Clydebank is a town in West Dunbartonshire, Scotland. Situated on the north bank of the River Clyde, Clydebank borders Dumbarton to the west, as well as the town of Milngavie and the Yoker and Drumchapel districts of the adjacent City of Glasgow. The town encompasses part of the Antonine Wall, including the site of one of the forts built at regular intervals along the wall. In 2008, the Antonine Wall was designated as a World Heritage Site, as part of a multinational Heritage Site encompassing the borders of the Roman Empire. Before 1870, the area, which later became Clydebank, was largely rural, and agricultural. It consisted of some villages, farms and estates, with some small-scale mining operations, several cotton mills and some small boatbuilding yards.
In 1964 the Steedman brothers, owners of East Stirlingshire, controversially merged their club with Clydebank Juniors. The new club (whose name was usually abbreviated to E.S. Clydebank) inherited East Stirlingshire's place in Division Two, playing home matches at Kilbowie Park. After a year, a legal challenge by East Stirlingshire supporters led to them resuming their former identity back in Falkirk. The Steedmans elected to remain at Clydebank, establishing a new club at senior level. E.S. Clydebank's single season is generally considered by historians and statisticians as a contiguous part of East Stirlingshire's record, as the merged club was never elected to the SFA or League in its own right.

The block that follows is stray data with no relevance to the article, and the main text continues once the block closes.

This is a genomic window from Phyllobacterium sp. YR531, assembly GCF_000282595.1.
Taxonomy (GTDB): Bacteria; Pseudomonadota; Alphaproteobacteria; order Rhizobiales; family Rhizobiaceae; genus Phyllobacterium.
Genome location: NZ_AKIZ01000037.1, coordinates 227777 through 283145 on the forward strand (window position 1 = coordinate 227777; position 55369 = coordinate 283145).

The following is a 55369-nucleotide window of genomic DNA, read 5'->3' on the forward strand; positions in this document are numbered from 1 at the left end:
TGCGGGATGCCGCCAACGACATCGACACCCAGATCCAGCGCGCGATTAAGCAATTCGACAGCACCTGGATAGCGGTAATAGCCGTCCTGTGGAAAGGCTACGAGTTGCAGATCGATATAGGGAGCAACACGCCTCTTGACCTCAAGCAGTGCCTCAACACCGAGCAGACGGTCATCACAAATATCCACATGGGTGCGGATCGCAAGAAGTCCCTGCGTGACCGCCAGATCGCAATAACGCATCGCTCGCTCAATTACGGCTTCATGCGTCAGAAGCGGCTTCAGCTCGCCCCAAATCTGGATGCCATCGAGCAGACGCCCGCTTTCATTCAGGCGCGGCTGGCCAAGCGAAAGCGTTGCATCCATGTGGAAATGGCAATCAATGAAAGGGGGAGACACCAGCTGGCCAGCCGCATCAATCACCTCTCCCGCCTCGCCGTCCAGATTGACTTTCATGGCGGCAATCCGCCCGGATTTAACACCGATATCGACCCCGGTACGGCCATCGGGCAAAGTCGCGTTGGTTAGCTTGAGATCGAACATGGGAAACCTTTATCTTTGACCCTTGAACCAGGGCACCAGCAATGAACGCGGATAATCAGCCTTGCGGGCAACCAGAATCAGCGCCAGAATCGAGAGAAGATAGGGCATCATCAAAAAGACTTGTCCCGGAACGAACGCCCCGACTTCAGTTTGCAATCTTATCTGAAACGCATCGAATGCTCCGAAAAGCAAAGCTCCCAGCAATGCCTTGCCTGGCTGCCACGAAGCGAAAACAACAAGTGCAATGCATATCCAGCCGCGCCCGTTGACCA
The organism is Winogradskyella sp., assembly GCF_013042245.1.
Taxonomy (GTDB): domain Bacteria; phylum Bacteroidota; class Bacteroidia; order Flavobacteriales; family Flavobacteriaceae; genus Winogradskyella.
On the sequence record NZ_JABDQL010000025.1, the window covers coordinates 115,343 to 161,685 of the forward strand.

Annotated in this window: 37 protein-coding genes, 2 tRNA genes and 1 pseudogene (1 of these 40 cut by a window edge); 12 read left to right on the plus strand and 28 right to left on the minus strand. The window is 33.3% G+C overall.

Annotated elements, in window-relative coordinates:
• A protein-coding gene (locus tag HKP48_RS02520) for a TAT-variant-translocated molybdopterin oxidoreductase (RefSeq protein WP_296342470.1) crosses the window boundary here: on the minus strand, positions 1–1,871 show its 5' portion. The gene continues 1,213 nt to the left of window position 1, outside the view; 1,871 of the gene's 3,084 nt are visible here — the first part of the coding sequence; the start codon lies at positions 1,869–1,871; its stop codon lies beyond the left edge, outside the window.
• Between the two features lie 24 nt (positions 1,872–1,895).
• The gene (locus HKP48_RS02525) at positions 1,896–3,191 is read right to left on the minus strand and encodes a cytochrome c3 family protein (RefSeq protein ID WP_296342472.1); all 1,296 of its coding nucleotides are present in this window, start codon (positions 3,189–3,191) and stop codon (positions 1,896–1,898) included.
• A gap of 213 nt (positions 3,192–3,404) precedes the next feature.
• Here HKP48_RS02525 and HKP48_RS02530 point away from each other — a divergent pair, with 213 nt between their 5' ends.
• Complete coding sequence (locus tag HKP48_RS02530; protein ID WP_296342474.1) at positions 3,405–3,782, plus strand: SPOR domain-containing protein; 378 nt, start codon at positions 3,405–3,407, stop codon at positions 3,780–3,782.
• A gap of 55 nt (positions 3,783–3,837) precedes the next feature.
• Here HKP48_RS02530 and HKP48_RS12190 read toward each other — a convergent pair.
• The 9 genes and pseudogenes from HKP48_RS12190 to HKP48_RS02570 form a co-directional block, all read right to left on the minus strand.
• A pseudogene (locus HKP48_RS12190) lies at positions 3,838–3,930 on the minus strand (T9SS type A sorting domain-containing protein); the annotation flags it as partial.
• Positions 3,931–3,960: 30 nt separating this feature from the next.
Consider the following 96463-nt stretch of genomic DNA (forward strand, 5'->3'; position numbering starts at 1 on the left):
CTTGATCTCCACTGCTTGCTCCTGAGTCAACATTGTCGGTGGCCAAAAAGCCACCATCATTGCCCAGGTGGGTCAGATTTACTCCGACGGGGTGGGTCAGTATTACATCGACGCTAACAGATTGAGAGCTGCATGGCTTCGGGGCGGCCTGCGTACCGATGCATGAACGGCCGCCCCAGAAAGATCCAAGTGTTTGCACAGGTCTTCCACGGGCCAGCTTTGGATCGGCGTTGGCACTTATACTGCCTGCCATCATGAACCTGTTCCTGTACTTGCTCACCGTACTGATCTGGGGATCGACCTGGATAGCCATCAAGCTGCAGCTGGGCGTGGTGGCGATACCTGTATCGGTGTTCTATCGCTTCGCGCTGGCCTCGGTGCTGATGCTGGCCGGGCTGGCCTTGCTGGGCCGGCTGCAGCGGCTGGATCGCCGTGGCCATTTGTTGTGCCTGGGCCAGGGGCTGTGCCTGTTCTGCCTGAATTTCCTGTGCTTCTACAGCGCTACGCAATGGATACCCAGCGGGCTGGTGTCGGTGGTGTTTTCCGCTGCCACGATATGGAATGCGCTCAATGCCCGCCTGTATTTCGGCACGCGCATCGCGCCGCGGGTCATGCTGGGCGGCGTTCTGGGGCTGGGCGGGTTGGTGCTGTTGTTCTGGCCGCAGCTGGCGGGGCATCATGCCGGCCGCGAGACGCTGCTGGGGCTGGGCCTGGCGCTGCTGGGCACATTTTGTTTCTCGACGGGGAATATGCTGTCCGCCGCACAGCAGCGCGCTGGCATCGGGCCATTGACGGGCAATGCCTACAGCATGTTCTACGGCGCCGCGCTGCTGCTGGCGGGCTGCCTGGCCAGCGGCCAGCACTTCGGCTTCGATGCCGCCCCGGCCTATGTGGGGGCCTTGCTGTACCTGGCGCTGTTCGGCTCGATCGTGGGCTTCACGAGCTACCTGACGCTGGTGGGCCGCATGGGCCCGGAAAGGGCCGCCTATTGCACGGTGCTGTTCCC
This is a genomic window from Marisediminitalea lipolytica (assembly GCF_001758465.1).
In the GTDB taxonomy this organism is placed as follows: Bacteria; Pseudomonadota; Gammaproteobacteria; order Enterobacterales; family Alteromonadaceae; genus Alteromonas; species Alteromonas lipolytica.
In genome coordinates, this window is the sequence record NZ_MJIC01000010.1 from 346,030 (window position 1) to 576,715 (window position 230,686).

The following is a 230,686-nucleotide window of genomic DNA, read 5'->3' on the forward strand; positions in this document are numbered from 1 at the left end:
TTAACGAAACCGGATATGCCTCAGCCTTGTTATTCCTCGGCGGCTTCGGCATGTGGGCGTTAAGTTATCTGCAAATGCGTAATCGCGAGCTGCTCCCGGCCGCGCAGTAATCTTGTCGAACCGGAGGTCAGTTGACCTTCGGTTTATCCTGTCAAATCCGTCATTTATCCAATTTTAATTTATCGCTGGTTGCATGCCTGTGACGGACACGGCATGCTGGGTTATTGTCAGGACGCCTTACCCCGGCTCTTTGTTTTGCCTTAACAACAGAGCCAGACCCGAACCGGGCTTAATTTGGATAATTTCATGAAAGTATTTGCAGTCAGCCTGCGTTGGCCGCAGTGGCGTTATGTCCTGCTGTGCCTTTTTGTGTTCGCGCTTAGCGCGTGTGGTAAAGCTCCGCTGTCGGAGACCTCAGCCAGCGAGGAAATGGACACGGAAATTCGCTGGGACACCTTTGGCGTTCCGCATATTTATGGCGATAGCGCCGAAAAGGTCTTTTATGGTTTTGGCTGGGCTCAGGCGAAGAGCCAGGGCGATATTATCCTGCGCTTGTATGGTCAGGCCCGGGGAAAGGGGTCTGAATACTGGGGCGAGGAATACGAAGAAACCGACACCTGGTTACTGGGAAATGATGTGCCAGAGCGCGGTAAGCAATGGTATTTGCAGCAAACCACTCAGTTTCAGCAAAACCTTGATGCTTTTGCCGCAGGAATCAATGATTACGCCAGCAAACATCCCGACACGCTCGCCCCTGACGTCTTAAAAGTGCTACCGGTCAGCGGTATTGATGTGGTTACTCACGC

Clydebank FC was formed in 1965 by the Steedman brothers, who were still convinced of the potential for senior football in the town despite the abortive merger. Although in many senses a resumption of Clydebank Juniors, albeit at a different level, they were technically a brand new club. Clydebank had to wait a year in the Combined Reserve League competing against Jordanhill Training College, Glasgow Corporation Transport, and the Third XI's of the Old Firm before being elected to the Scottish League in 1966.
This Pieman was in Glasgow to watch Spurs play at Ibrox Park on the Sunday. This match at Clydebank presented an opportunity to visit a new ground and those present enjoyed a six goal encounter. The nearby Singer railway station was used, facilitated by the frequent services from Glasgow.